... in German . Digger wasps of the genus ... their cocoons that guarantee protection against harmful microorganisms. Scientists ... Jena teamed up with researchers at the University of ... Research Hans-Knoell-Institute - and discovered that bacteria of ...
... BIRMINGHAM, Ala. African-Americans age 65 and younger are more ... Caucasians in any region, and people who have a stroke ... according to researchers at the University of Alabama at Birmingham ... UAB,s Reasons for Geographic and Racial Differences in Stroke (REGARDS) ...
Cached Biology News:Preventing or reversing inflammation after heart attack, stroke may require 2-pronged approach 2Beewolves protect their offspring with antibiotics 2Beewolves protect their offspring with antibiotics 3UAB study shows African-Americans have highest stroke rate, southerners more likely to die 2
(Date:7/23/2014)... , July 23, 2014 ... ), the global specialty biopharmaceutical company, and ArmaGen, ... a worldwide licensing and collaboration agreement for AGT-182, ... potential treatment of both the central nervous system ... syndrome (MPS II). This collaboration strengthens Shire,s rare ...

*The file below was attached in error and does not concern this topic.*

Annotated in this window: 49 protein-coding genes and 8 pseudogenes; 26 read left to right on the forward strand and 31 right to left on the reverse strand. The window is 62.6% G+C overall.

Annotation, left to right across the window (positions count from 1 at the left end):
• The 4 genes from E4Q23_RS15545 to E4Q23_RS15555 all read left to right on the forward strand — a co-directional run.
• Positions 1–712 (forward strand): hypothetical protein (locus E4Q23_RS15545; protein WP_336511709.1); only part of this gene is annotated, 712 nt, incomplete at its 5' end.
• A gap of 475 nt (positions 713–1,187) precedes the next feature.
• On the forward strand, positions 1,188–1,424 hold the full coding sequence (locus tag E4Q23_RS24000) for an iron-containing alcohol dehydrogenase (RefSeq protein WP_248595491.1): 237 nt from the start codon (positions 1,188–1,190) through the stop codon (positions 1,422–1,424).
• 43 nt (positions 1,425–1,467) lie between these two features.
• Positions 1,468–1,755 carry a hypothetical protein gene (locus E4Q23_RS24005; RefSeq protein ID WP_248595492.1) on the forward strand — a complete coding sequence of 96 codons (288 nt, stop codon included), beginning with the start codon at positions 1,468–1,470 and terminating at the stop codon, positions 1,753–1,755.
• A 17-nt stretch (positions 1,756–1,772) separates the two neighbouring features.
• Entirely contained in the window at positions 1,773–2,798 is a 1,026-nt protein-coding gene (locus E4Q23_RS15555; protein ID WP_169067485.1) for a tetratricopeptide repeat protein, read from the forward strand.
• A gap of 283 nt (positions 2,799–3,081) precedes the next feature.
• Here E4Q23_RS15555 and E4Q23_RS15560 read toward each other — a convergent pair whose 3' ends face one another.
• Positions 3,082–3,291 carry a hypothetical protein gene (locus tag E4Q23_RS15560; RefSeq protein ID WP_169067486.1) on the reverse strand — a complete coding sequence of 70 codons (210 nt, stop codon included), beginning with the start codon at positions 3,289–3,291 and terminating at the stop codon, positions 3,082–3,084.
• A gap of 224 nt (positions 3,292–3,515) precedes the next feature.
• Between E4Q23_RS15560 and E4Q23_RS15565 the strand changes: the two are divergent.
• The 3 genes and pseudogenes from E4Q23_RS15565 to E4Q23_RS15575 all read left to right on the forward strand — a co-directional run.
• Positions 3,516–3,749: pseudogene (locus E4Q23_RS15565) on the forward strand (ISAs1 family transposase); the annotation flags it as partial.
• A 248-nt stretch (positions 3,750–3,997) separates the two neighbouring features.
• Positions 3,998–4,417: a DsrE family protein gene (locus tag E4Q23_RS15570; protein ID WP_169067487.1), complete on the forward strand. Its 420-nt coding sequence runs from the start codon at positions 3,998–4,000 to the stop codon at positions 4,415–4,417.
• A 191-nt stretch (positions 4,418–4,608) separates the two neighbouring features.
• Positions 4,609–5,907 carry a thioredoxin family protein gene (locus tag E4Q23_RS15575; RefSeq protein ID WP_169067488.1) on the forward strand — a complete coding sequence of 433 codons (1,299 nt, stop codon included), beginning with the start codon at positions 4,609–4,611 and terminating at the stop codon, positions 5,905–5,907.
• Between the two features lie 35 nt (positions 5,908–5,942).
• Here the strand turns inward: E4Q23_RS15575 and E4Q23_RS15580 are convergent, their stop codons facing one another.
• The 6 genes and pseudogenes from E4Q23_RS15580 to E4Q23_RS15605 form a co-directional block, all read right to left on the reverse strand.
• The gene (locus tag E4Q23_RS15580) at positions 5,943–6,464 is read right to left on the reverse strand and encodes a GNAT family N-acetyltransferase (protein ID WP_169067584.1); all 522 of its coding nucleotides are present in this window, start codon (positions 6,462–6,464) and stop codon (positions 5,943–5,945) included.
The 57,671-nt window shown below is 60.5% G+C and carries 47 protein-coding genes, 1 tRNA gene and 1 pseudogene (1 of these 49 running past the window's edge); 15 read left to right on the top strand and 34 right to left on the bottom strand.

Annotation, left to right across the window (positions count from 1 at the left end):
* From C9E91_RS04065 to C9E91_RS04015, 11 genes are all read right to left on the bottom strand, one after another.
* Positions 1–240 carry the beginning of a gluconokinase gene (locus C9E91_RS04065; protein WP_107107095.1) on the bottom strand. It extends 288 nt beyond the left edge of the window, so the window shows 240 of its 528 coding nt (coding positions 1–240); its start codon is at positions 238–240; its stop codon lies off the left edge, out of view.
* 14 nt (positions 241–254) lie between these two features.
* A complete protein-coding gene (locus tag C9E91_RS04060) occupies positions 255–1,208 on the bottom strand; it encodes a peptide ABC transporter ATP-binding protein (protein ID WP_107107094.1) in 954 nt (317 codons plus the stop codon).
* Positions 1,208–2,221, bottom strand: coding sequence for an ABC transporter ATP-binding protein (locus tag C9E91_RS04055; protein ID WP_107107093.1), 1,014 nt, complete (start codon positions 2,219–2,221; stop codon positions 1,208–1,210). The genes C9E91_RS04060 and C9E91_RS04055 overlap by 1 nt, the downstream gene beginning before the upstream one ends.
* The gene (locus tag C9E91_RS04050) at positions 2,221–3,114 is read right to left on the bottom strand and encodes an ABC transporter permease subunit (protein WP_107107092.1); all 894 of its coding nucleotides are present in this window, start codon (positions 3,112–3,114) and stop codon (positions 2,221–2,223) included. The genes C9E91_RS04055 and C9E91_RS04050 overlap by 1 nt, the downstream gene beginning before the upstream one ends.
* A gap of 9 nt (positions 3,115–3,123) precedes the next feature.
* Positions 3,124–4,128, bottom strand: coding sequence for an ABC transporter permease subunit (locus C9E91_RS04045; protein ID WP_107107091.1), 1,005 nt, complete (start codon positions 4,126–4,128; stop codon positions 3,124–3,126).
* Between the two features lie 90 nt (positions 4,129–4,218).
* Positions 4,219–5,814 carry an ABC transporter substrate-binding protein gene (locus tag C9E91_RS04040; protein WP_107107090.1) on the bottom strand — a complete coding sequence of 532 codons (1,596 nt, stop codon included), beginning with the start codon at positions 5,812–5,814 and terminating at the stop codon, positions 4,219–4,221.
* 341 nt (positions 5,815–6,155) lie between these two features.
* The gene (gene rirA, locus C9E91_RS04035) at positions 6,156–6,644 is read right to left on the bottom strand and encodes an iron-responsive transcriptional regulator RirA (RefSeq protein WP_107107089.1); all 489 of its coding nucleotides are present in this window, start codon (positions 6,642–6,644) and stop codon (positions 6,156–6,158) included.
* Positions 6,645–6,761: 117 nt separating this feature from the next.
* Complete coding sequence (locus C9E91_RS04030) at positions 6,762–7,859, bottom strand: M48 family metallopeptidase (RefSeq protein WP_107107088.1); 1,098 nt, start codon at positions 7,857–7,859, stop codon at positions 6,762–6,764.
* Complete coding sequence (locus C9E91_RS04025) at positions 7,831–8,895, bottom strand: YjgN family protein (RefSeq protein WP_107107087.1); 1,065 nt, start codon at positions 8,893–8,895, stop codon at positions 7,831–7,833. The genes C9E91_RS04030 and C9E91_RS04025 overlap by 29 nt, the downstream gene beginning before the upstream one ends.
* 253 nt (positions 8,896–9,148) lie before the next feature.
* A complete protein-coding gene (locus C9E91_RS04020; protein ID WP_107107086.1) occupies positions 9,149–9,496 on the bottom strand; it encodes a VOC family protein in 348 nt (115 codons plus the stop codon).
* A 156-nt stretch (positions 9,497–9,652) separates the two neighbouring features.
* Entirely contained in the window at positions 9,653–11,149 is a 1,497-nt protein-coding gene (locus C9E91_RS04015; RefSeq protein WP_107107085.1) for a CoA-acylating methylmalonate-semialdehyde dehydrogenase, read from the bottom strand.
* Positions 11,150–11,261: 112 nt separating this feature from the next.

(Date:7/23/2014)... OncLive® is pleased to announce ... its Strategic Alliance Partnership program. , By ... Lineberger will have the opportunity to work with ... cutting-edge research initiatives, community-directed cancer prevention programs, and ... with OncLive to educate their peers by providing ...
(Date:7/22/2014)... The Board of Directors of BD (Becton, Dickinson ... quarterly dividend of 54.5 cents per common share payable on ... 2014. The indicated annual dividend rate is $2.18 per share. ... leading medical technology company that partners with customers and stakeholders ... health needs. Our innovative solutions are focused on improving drug ...
(Date:7/22/2014)... 22, 2014   BioTE Medical , a ... bio-identical hormone pellets, today announced the addition of ... company.   Dr. Rouzier is joining the BioTE Medical ... Dr. Rouzier was residency trained in Family ... a board certified emergency physician still practicing at ...